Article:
For objective 1, the PI has obtained a list of current germplasm holdings of Daucus and is actively planning germplasm collecting expeditions. Through GRIN, he obtained accepted taxonomic names for carrot and associated taxonomic information. For Solanum, he will collect in Peru as a priority country if permits can be obtained. He will discuss collection needs with personnel from the National Germplasm Resources Laboratory, and seek collecting permits. He will attend the annual meetings of the Root and Bulb Crop Germplasm Committee to present a collecting plan and seek their concordance and support, and submit collecting proposals to the U.S. Germplasm Laboratory and conduct collecting expeditions based on available permits and funding. Based on current collecting needs and potential collaborations carrot expeditions are planned for Pakistan, Tunisia, and the United States. He will obtain locality data from herbarium and genebank curators. He will survey taxonomic treatments of carrot and floras worldwide and visit key herbaria to assess collection needs. For objective 2, the PI will gather information about species boundaries of carrot from taxonomic treatments. Morphological studies will be conducted at the Ames germplasm station using species-specific morphological characters, and the data will be analyzed with standard multivariate techniques. For interspecific relationships, DNA phylogenies will be generated for a subset (50) of wild and cultivated potato and all available (12) carrot species. In addition, outgroups identified as possibly congeneric with Daucus will be examined using COSII (nuclear DNA) markers, and be examined with standard cladistic techniques. While COSII genes will be explored as new markers, plastid rpoC1 intron and rpl16 intron sequences, and plastid matK coding sequences also will be examined. The PI will write a taxonomic monograph of the wild potato species from the Southern Cone of South America and will write taxonomic treatments of Solanum series Conicibaccata and the Solanum series Piurana group. For objective 3, associations will be made of potato taxonomy to the potato diseases late blight, Colorado potato beetle, and potato virus Y Disease resistance data will then be associated to taxonomic variables by nonparametric methods based on rank scores using the Mann–Whitney test when comparisons between two groups are made and the Kruskal–Wallis test when comparisons among more than two groups are made. Post hoc pairwise comparisons following a significant Kruskal–Wallis test will be performed using the Mann–Whitney test with an appropriate Bonferroni correction. To determine the relative contributions of species, accessions, and individual plants of days to infection or insect pressure, a linear model will be fit with random effects of species and accession. These statistical tests for associations of disease and biogeography are standard. To test the question of whether geographic provenance of samples is a predictor of disease resistance, we will analyze biogeographic variables using spatial autocorrelation, followed by a regression analysis against possible predictors using Moran’s I.
3. Progress Report:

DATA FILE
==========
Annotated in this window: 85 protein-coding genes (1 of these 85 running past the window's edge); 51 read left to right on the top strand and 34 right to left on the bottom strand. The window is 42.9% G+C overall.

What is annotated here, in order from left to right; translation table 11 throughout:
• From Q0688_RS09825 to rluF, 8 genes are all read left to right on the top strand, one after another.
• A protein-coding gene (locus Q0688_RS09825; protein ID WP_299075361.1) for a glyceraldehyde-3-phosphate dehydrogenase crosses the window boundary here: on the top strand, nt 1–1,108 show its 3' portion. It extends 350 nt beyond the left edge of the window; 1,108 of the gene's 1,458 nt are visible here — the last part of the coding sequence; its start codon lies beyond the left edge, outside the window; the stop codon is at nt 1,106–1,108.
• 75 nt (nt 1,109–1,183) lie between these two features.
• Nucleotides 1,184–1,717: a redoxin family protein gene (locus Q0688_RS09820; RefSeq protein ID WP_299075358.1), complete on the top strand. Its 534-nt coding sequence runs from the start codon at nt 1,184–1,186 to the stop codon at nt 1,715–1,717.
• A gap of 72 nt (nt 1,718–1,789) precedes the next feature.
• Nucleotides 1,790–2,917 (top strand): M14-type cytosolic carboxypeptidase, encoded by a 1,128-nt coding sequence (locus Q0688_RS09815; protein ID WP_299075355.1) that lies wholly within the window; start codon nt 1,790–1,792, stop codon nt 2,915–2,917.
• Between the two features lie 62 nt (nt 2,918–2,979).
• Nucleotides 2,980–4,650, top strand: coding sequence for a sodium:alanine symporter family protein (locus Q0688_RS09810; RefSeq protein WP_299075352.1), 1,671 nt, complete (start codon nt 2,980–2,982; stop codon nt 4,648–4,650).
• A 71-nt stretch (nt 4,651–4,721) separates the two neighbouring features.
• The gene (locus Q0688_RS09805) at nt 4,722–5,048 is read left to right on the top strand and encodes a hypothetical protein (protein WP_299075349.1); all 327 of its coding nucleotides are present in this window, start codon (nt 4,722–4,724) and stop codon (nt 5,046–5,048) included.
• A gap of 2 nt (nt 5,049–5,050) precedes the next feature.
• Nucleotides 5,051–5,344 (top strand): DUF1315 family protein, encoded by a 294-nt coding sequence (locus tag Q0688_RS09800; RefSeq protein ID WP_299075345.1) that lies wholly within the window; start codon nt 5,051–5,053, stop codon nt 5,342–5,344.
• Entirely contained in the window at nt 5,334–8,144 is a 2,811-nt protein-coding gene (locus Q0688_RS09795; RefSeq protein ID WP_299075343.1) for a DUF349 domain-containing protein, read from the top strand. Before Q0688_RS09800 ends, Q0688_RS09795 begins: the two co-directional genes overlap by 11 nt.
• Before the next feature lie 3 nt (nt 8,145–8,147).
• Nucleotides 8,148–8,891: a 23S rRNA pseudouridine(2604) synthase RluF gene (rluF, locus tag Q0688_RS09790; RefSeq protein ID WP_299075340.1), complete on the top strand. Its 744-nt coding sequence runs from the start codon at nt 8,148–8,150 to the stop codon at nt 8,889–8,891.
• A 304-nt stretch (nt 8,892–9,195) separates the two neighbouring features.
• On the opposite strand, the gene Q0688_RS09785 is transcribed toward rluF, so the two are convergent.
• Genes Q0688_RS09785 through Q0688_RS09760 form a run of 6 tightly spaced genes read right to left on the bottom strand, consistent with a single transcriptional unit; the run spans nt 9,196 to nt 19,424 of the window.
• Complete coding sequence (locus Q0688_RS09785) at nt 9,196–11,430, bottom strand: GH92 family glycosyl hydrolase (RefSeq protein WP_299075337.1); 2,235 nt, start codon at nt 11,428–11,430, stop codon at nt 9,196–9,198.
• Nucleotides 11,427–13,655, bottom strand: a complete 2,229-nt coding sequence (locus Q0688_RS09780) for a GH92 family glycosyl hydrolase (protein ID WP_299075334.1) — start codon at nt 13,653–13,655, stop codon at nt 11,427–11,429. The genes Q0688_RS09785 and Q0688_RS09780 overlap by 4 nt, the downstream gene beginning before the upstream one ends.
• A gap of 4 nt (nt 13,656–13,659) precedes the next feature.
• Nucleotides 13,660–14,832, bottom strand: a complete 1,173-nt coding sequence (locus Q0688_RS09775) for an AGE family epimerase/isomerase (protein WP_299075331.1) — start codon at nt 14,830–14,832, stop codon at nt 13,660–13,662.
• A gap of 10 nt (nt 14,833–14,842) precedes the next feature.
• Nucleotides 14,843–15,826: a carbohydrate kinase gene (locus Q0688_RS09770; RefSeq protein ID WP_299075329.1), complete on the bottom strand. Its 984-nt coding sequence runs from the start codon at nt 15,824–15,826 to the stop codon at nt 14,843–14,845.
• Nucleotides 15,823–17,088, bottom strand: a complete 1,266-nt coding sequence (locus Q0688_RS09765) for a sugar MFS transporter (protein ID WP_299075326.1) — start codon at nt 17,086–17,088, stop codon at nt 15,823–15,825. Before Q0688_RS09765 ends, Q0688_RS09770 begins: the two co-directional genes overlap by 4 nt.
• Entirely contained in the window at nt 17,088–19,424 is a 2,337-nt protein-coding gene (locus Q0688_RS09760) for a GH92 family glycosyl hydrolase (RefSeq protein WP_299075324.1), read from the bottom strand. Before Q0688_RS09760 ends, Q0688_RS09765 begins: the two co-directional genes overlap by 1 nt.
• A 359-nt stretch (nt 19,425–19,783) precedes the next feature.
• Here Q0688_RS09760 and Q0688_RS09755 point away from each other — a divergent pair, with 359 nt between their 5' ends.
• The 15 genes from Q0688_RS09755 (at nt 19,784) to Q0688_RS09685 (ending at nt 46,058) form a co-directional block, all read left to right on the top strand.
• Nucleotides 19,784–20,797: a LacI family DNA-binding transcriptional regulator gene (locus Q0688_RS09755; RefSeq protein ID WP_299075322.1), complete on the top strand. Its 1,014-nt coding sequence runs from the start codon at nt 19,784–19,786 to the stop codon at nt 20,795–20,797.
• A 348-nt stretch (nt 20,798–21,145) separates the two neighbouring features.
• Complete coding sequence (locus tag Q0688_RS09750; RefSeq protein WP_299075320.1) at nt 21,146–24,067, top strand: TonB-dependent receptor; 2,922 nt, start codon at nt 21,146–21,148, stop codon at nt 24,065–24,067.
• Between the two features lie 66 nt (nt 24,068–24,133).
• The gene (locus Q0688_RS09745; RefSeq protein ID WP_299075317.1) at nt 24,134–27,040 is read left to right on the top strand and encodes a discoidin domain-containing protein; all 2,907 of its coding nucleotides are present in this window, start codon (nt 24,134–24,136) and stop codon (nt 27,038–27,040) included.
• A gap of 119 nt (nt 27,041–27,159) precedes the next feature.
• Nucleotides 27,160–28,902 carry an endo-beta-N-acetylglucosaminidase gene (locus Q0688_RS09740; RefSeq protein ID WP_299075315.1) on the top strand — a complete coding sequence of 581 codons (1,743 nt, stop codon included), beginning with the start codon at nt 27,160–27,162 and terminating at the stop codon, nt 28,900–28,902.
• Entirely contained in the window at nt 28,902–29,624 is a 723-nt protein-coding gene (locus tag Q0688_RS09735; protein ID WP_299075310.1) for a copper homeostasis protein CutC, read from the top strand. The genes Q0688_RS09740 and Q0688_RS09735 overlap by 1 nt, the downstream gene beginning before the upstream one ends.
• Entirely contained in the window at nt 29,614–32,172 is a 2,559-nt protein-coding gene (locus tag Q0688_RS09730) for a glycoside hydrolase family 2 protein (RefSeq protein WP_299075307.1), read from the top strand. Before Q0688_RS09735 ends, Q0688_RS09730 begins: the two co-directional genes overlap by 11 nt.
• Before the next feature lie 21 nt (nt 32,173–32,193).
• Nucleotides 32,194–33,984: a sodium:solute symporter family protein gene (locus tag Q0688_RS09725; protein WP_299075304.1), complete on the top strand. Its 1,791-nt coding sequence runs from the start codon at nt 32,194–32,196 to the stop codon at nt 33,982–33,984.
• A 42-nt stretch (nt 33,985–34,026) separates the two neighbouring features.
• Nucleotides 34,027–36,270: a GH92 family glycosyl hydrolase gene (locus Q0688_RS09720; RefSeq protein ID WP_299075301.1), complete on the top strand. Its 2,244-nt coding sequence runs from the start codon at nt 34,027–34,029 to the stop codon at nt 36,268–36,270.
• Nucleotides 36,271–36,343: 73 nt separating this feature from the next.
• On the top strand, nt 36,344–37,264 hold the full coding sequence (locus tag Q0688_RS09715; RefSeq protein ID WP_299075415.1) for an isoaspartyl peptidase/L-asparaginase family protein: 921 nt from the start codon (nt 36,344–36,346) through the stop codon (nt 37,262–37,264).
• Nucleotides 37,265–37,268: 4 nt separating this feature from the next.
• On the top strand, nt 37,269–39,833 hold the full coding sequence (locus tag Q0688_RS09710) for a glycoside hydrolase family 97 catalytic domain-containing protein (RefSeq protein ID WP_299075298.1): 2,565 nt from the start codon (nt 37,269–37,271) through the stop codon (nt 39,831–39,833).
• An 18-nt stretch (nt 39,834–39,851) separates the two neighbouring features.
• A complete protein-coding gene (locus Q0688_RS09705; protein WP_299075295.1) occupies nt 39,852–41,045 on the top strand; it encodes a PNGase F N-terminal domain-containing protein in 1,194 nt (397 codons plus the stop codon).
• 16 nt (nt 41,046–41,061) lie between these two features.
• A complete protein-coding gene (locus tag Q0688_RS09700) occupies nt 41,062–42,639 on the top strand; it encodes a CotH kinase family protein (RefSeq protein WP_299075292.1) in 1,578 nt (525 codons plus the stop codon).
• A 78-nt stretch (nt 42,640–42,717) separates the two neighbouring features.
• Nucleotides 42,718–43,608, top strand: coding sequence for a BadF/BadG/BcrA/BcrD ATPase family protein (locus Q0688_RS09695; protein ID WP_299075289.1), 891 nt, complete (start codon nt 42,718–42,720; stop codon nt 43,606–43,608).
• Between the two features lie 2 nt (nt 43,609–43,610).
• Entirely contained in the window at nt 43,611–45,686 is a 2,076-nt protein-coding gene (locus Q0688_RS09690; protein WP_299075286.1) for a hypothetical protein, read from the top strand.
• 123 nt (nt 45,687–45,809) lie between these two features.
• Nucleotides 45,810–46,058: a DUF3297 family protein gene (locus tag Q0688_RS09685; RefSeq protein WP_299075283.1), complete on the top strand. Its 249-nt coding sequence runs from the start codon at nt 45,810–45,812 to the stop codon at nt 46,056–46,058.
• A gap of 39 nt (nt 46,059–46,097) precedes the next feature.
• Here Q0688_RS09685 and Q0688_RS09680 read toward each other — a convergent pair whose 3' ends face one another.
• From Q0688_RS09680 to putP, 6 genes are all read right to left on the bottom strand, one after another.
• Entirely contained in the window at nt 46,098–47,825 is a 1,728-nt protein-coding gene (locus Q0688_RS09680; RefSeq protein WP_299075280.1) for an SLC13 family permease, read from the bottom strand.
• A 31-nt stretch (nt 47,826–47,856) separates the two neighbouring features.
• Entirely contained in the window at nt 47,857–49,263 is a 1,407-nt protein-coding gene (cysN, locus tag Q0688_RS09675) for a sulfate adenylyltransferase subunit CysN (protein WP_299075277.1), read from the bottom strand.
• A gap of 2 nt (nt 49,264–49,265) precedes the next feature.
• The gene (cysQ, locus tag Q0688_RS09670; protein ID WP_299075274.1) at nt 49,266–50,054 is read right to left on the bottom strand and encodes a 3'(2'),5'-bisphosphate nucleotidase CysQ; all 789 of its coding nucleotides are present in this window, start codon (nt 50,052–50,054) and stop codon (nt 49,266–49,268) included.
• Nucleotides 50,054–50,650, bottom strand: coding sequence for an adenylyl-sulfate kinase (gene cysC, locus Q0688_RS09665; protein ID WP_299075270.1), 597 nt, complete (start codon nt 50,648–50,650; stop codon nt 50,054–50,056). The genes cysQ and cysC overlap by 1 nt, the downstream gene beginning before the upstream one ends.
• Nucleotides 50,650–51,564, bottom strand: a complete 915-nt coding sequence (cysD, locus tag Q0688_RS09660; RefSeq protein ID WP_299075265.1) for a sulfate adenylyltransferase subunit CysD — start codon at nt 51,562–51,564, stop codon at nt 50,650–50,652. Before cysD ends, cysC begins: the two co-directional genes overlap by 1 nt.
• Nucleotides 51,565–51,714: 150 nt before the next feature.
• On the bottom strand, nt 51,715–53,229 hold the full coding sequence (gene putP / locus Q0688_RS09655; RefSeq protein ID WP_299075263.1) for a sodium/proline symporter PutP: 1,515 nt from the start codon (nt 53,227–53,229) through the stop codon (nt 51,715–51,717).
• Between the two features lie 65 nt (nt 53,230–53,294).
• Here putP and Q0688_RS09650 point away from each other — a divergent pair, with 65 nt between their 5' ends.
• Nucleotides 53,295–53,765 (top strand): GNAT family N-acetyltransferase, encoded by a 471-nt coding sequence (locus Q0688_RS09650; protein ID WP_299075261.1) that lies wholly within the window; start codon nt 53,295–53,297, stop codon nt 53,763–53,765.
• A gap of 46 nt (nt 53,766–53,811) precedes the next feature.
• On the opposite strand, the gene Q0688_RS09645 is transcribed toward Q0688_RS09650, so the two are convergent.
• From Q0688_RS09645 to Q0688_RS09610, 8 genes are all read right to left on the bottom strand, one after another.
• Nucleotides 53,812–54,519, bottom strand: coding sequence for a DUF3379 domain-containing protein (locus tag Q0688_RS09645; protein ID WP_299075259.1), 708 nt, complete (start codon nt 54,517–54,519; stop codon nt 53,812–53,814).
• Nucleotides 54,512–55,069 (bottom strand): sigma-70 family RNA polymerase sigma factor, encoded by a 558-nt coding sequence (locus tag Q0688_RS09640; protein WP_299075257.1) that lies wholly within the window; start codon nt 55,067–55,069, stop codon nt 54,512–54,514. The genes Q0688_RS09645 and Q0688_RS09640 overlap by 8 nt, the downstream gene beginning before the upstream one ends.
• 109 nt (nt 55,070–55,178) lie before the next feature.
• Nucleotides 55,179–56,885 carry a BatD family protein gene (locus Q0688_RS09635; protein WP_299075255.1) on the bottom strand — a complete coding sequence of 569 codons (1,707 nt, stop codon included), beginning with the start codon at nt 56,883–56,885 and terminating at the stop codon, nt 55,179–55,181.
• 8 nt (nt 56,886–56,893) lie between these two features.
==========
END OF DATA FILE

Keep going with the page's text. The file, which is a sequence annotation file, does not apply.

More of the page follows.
Objective 1 addressed the goal: Strategically expand and improve collections of priority potato and carrot genetic resources and associated information. A proposal to collect wild carrots in Morocco was written and submitted, approved for funding, and is planned for August/September 2012. In cooperation with USDA/ARS collaborators, herbarium specimens of 75 accessions of wild carrot were gathered. The original and larger focus of this study was a numerical taxonomic study of Daucus, but because of an unusually warm year in the preceding winter, insect vectors spreading aster yellows disease infected the plants from this field plot and this study is postponed until next year. Objective 2 addressed the goal: Elucidate the taxonomic relationships and assessment of the amount and apportionment of genetic diversity in priority specialty crops of potato and carrots, and their wild relatives. This accomplishment was fulfilled by molecular morphological assessments of diversity and taxonomy in potato. Species boundaries were clarified in the wild potato Conicibaccata group, the Piurana Group, and all four cultivated potato species, and clarified the ecological similarities of wild potato populations 4000 km apart in central Mexico and northern Bolivia. In addition, a method, single strand conformation polymorphism, was optimized to physically separate out different forms of a gene (allelic variants). Objective 3 addressed the goal: Critically assess the utility of taxonomic classifications and/or ecogeographical information as tools for planning and conducting effective, efficient, and comprehensive assessments of the intrinsic horticultural merit of potato genetic resources. Research this year screened, in an experimental greenhouse setting, a germplasm panel of 116 accessions of 37 potato species for the potato virus Y (PVY). PVY resistance was identified in 17 of the 38 species tested. Of the 870 plants tested, 115 (13%) were resistant to PVY. These included four species for which PVY resistance has been previously reported, and 11 species for which PVY resistance has not been previously published. Five of these species are easily crossed to diploid cultivated potato, and represent promising sources of PVY resistance for cultivar development. Resistance was identified in nine of the 14 series represented in the study and in all four clades plus the outgroup. Consequently, broad taxonomic groupings do not seem to predict the distribution of PVY resistance genes.